Why would you read the same book again?

I often hear people saying that they don’t re-read books, either because they don’t see the point or because they don’t want to waste time on a book that they’ve read already when there are so many other books to read.

Like any serious reader, I too wonder how I am ever going to find the time to read all the books I want to read. I know that I could read so much more if I didn’t keep going back to the books I love. But then I like going back to them.

I fall in love with a book every once in a while and it feels like such a tragedy when the book ends. I can’t bear the idea of putting it aside and never looking at it again. I have to read it and relive it a few times before I feel like I have experienced it properly.

I have been re-reading books ever since I was a kid. Whether it was Little Women , Anne of Green Gables, King Solomon’s Mines or Around the World in Eighty Days…Each of these books was a world that I enjoyed tramping about in and I was always game for a return trip.

The list of books on my ‘to be re-read’ list has morphed and changed over the years but the list itself is a constant. At the moment, it includes books like Arthur C Clarke’s Space Odyssey series and several of his other books, Aldous Huxley’s Island, Jane Austen’s Persuasion, David Grayson’s Adventures in Contentment and so on…

And then there are writers like James Herriot, P G Wodehouse and Terry Pratchett, Agatha Christie and Helene Hanff, all of whose books I will happily read again and again.

I go into a familiar book knowing exactly what happens and that is the very thing that makes it so much fun the second time around. I enjoy the book more because I don’t have to worry about what happens next. I can focus on the characters and the dialogue and enjoy the words and the world that they help create.

Perhaps I should admit here that people and characters matter more to me than plot and action. Maybe that is why I like memoirs so much. And my favourite kind of novel is one that has characters with depth and substance, characters that I can truly care about.

While I loved a lot of the books that I read as a child, the first character that I fell in love with is Elizabeth Bennett with Mr Darcy being a close second. I must have been around fifteen years old when my great-grandmother gave me her copy of Pride and Prejudice and told me that it was her favourite book.

It didn’t take me long to understand why. I have read it many times since and yet each time I am caught by the characters and their world and I read feverishly until I stop myself and try to go slow in an effort to make the book last a little bit longer.

The next book that I fell that crazy in love with was 84 Charing Cross Road.. The author, Helene Hanff used to re-read books all the time. She says in The Duchess of Bloomsbury Street, another beloved book, that,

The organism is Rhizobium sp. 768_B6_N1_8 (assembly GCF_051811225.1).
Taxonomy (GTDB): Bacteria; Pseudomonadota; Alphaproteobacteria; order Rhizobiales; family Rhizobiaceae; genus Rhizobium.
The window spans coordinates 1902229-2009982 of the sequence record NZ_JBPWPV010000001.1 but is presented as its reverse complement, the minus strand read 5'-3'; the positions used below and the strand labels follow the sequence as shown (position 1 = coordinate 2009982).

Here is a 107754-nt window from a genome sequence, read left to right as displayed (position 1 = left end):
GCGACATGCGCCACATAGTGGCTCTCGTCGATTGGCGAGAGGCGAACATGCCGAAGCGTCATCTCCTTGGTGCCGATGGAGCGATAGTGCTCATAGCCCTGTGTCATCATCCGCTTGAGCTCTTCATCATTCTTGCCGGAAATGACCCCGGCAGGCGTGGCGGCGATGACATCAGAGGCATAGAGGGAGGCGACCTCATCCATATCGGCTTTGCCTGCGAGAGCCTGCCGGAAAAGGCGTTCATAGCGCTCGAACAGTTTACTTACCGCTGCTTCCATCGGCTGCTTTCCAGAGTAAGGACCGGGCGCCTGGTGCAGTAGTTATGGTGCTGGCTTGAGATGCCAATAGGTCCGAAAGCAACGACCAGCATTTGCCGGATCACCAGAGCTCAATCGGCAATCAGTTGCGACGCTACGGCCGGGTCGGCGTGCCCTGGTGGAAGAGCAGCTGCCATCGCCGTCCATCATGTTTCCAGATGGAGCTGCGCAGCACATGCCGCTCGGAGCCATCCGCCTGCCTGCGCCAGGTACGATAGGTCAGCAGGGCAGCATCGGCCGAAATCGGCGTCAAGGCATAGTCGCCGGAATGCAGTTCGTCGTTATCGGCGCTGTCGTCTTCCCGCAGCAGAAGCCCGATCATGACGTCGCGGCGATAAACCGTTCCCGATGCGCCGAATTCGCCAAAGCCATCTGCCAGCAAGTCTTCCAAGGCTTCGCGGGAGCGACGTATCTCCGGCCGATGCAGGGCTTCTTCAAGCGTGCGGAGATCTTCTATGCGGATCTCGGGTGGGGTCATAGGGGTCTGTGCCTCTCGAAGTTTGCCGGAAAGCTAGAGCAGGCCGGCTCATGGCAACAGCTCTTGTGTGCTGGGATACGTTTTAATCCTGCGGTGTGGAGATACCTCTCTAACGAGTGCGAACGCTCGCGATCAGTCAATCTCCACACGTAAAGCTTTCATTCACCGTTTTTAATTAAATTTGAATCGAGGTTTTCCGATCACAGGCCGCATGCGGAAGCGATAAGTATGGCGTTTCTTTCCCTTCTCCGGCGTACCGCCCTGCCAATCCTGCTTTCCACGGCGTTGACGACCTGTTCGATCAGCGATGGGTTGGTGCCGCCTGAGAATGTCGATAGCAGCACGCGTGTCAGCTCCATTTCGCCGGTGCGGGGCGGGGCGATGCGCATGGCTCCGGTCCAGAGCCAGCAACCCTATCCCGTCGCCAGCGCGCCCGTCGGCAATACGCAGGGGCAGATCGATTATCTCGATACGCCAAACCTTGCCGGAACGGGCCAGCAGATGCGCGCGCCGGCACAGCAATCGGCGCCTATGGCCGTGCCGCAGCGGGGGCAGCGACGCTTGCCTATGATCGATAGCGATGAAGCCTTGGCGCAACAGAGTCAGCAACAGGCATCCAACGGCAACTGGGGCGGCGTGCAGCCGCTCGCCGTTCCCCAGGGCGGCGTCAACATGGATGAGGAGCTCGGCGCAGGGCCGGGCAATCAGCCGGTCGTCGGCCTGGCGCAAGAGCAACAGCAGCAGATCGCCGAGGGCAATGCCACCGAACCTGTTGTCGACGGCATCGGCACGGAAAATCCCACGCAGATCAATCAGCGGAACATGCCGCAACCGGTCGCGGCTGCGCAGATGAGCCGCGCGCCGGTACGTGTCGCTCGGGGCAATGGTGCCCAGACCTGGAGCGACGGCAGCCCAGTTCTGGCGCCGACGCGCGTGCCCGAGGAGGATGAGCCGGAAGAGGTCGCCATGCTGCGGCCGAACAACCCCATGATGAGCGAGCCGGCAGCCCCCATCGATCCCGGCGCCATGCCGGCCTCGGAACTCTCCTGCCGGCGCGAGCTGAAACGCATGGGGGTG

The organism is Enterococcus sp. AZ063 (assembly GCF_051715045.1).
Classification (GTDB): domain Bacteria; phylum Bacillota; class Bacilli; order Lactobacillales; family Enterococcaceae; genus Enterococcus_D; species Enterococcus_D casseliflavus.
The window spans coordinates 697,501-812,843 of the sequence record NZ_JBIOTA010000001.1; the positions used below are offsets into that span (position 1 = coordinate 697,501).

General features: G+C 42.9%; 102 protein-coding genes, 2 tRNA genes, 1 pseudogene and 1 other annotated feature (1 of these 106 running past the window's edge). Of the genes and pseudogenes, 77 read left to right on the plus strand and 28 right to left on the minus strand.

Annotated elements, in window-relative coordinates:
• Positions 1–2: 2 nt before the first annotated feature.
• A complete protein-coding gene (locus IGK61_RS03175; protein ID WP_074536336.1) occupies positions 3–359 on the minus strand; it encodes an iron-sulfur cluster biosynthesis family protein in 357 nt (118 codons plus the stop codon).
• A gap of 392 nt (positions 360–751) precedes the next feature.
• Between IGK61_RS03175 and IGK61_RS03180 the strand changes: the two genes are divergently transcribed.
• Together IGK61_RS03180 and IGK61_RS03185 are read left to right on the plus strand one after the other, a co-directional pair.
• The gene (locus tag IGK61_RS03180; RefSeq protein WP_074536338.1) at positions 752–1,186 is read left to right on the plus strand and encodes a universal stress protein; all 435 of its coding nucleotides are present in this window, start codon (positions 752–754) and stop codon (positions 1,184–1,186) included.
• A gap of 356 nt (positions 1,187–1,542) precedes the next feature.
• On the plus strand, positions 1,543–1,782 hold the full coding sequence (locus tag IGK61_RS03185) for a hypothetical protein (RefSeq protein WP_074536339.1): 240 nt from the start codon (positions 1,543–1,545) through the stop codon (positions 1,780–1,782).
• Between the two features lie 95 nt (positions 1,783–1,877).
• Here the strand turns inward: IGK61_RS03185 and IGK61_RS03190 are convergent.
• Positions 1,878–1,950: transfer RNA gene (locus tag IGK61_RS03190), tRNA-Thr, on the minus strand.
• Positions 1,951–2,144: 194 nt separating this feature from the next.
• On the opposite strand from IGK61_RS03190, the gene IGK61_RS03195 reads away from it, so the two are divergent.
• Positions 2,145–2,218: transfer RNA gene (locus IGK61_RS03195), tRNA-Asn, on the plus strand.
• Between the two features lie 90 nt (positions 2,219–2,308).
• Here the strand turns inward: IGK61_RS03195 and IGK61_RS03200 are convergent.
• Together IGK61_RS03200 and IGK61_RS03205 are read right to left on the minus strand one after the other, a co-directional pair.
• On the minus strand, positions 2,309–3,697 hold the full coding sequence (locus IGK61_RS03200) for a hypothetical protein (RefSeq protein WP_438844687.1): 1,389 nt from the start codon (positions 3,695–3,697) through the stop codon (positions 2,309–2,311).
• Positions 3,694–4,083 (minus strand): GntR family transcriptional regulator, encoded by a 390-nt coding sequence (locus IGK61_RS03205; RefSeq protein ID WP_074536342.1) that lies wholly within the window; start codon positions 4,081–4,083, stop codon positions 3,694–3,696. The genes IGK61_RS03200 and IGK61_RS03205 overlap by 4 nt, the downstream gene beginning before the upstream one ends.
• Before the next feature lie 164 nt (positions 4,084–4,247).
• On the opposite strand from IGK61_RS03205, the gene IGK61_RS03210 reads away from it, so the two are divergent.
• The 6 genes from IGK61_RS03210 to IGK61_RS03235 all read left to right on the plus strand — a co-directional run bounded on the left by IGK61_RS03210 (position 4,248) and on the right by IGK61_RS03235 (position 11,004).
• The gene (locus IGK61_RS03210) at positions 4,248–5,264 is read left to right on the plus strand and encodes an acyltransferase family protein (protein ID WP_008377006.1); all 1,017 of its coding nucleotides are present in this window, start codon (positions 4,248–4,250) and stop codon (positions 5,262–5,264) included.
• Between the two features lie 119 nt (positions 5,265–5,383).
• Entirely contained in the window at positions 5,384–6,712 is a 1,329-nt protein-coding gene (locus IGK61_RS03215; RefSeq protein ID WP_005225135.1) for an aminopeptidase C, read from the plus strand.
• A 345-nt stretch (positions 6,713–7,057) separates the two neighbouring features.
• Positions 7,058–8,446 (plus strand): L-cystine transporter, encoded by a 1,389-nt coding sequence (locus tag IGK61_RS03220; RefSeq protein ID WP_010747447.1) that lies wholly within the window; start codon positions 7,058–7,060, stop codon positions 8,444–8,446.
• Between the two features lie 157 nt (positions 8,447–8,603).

“While other people are reading fifty books, I’m reading one book fifty times. I only stop when at the bottom of page 20, say, I realize I can recite pages 21 and 22 from memory. Then I put the book away for a few years.”

I’ve had to put 84 Charing Cross Road away for that very reason. But I enjoyed living in that book. It was my first encounter with someone outside my family who was as crazy about books as we were.

Reading a book is more than just entertainment or a way to pass the time. It is an experience and some books are so good that I have to go into them again and again just to live in that world for a bit.

But it is true that all books are not as good the second time, even the well-loved ones. Some books hold a magic for us because of a particular time or place in our lives when we read them, a magic that cannot be recreated a second time.

I think this is particularly true of the books we read as children. I discovered this recently, when I tried to read King Solomon’s Mines. I have such fond memories of this book and I was sure I would enjoy reading it again…I didn’t. I couldn’t even finish the book. And it made me feel awful, like I’d gone and messed up a wonderful memory.

And then there are books that suffer from over-exposure like The Lord of the Rings and the Harry Potter series. I love these books and I have read them both a couple of times.

But I’ve seen the movies so many times, thanks to my kids who were obsessed with both of these series and would watch nothing else for months on end that it is going to be several years before I can go back to them and find them fresh again. But I know I will go back to them someday and that I will enjoy them thoroughly.

If I love a book, I will read it again. I have to read it again. Not doing so is like throwing away a treasure after holding it just once. Or to quote Anne Fadiman who put together a whole book called Re-readings,

“…the reader who plucks a book from her shelf only once is as deprived as the listener who, after attending a single performance of a Beethoven symphony, never hears it again.”

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3 thoughts on “Why would you read the same book again?

  1. You could also argue that going back to re-read a book is like visiting old friends. I’ve found that if I remain away from a book long enough, I can’t remember all the plots and subplots so it’s worthwhile reading it again.

  2. I have the same experience. I remember the book, but I don’t remember everything. Besides it is the characters and the people that I usually go back for and they are every bit as wonderful the second, third or even the fourth time around.

  3. Pingback: Week in review, week ending 10/26/14 | Random thoughts of 210Darryl

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